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An invaluable education in the pop-music racket

Whither pop music? Now there's a gnarly question. There are now so many genres and sub-categories that a person can be entirely up to date on one area and blind to another. Some might say that means being blissfully unaware.

It's the teen-oriented stuff that sucks up all the attention. The material that is so much part of American Idol, The X Factor and, often, the music that's heard on Glee. This weekend you can educate yourself on this one area. A time may come when you will need to be erudite about such matters. Listen, it could happen.

The 2012 Billboard Music Awards (Sunday, ABC, CTV, 8 p.m.) is an extravaganza of the Bieber-esque, a cornucopia of Katy Perry-type, sizzling semi-lewdness. And there's the hair and the outfits – dear heavens, you could write a lengthy thesis on the style. Not that these performers tend to pick their own clothes, of course.

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The shindig is, oddly enough, hosted by two TV stars – Julie Bowen and Ty Burrell, a.k.a. Claire and Phil on ABC's Modern Family. Maybe they're supposed to be joke-parental figures. Maybe ABC is just promoting their show. Anyway, our annoying friend Bieber will perform, as will Carrie Underwood, Cee Lo Green from The Voice and Katy Perry, who will grace the event to unveil a new song, Wide Awake, which, we are informed, was written specially for her upcoming film Katy Perry: Part of Me. Everything is promotion, isn't it?

As for the matter of erudition in this area, take note that Perry became the only woman in history to earn five No. 1 singles on the Billboard Hot 100 chart from the same album. Her Teenage Dream album had, like, five totally hot radio songs, and people were agog at the libertine persona presented in the accompanying videos.

In the actual awards, note that Adele, LMFAO, Rihanna, Lady Gaga and Lil Wayne are the nomination leaders. Adele is a finalist in 18 categories, LMFAO in 17. Rihanna is up for awards in 13 categories this year, while Lady Gaga and Lil Wayne each have a shot in 10 categories.

The late Whitney Houston will be honoured with a tribute performed by Jordin Sparks and John Legend. Houston's daughter, Bobbi Kristina, and sister-in-law Pat Houston will accept an award in her honour. Possibly, there will also be some tribute to Donna Summer.

How people get nominated is a mystery. ABC says "finalists for the 2012 Billboard Music Awards are based on key fan interactions with music, including album, single and digital sales, airplay, touring, streaming and social interactions on MySpace, Facebook and many of the other most popular online destinations for music." That, unfortunately, sounds made up for the night.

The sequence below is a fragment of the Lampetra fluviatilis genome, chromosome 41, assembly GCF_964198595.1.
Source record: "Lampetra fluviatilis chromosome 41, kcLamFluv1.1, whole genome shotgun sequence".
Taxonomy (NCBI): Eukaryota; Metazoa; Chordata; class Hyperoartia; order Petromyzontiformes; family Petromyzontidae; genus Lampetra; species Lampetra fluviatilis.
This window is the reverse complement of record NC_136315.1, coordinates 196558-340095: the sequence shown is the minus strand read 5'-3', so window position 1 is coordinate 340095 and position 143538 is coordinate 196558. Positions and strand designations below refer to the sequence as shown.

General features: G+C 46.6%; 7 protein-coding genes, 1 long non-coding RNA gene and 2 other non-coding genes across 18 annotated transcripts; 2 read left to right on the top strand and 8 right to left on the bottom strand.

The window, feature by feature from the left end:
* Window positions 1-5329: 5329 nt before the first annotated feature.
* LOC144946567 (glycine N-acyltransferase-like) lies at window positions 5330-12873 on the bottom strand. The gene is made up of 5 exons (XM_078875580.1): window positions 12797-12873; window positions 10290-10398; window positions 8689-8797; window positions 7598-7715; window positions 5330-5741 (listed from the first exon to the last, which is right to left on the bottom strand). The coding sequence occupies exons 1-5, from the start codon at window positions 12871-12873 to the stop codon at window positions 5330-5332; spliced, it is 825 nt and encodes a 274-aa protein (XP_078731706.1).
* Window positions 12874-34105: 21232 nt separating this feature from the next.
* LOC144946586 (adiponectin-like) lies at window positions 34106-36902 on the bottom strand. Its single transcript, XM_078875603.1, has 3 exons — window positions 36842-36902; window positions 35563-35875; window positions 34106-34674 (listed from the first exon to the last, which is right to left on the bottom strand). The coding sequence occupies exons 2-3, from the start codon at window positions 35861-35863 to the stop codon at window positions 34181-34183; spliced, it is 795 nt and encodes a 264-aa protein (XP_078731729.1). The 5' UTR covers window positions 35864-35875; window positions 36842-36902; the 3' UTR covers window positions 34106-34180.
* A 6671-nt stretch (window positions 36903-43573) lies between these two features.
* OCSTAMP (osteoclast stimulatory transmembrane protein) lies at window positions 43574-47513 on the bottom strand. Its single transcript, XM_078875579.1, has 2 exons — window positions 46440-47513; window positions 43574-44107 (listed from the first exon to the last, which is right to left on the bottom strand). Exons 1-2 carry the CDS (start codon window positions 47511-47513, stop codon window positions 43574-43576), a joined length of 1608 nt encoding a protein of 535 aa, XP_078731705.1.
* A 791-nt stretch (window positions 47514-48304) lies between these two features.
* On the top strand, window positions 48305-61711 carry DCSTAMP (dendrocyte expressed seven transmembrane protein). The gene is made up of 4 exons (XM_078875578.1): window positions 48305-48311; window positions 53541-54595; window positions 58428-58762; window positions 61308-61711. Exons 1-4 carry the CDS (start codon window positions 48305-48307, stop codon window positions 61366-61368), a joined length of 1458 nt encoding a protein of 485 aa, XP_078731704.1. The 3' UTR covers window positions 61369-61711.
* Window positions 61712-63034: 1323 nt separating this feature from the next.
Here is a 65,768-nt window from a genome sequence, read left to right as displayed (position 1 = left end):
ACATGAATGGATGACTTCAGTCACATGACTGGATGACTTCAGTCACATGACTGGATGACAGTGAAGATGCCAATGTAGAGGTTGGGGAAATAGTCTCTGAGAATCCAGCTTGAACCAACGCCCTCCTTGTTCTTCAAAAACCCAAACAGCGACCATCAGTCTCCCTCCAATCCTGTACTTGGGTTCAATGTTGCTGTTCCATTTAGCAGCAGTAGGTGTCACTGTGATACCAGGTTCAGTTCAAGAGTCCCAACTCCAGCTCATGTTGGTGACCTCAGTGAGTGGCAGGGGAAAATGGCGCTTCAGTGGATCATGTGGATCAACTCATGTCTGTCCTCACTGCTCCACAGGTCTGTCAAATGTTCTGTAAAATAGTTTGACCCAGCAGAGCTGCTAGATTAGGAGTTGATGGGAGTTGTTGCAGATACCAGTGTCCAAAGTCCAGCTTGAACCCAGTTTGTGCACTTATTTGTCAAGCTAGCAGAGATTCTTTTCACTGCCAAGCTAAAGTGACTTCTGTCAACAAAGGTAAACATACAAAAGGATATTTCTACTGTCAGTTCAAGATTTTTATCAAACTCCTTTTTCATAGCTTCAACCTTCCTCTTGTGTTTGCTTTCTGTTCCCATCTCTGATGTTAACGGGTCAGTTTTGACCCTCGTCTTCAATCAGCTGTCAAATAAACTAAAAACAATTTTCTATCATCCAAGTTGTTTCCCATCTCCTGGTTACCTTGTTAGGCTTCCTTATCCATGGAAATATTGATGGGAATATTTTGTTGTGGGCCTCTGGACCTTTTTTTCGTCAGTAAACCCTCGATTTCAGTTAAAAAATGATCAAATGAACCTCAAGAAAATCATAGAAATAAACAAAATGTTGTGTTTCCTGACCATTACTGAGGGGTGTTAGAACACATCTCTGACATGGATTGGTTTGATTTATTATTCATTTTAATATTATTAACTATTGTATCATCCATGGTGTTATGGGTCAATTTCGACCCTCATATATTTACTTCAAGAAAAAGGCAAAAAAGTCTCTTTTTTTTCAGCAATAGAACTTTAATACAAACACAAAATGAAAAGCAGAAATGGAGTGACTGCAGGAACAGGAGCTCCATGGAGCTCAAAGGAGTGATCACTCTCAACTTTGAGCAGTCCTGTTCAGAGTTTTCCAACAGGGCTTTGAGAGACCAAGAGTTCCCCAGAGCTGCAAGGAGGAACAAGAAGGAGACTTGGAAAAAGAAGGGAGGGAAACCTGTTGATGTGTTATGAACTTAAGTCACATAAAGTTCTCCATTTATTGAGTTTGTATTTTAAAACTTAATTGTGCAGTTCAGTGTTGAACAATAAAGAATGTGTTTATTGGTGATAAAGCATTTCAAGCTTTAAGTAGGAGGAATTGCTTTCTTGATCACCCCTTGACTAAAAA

Still, this is a biggie in the pop racket. It's important to be educated about these matters. As sure as the sun will rise on Monday, there will be a chinwag somewhere in which somebody is obliged to seem au courant with the pop racket and sigh, "Kids today ..."

Also airing this weekend

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The UEFA European Champions League Final (Saturday, Sportsnet, 2:30 p.m.) is one of the biggest, greatest events in sports, watched by hundreds of millions around the world. It's Bayern Munich playing Chelsea in Munich, and if you're making a bet, put it on Bayern. It promises to be a good game, even if no Champions League game can match the operatic drama of Chelsea's recent defeat of Barcelona in the semi-final.

Above and Beyond (Saturday, CBC, 8 p.m.) is a good 2006 miniseries that gets a rare repeat showing. Set in Newfoundland during the Second World War, it's about a risky plan to fly planes from Gander to England, where they were much needed. It was Canadian press magnate Lord Beaverbrook (Kenneth Welsh) who suggested to Winston Churchill (Joss Ackland) that the plan was do-able. While there is some history material, the main focus is on romance: Liane Balaban is wonderful as a young woman torn between a local fella (Allan Hawco, pre-Doyle) and a dashing pilot (Jonathan Scarfe).



All times ET. Check local listings.

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About the Author
Television critic

John Doyle is The Globe and Mail's television critic. His column appears in the Review section Monday to Thursday and on Saturday. He has been the paper's critic since 2000. More

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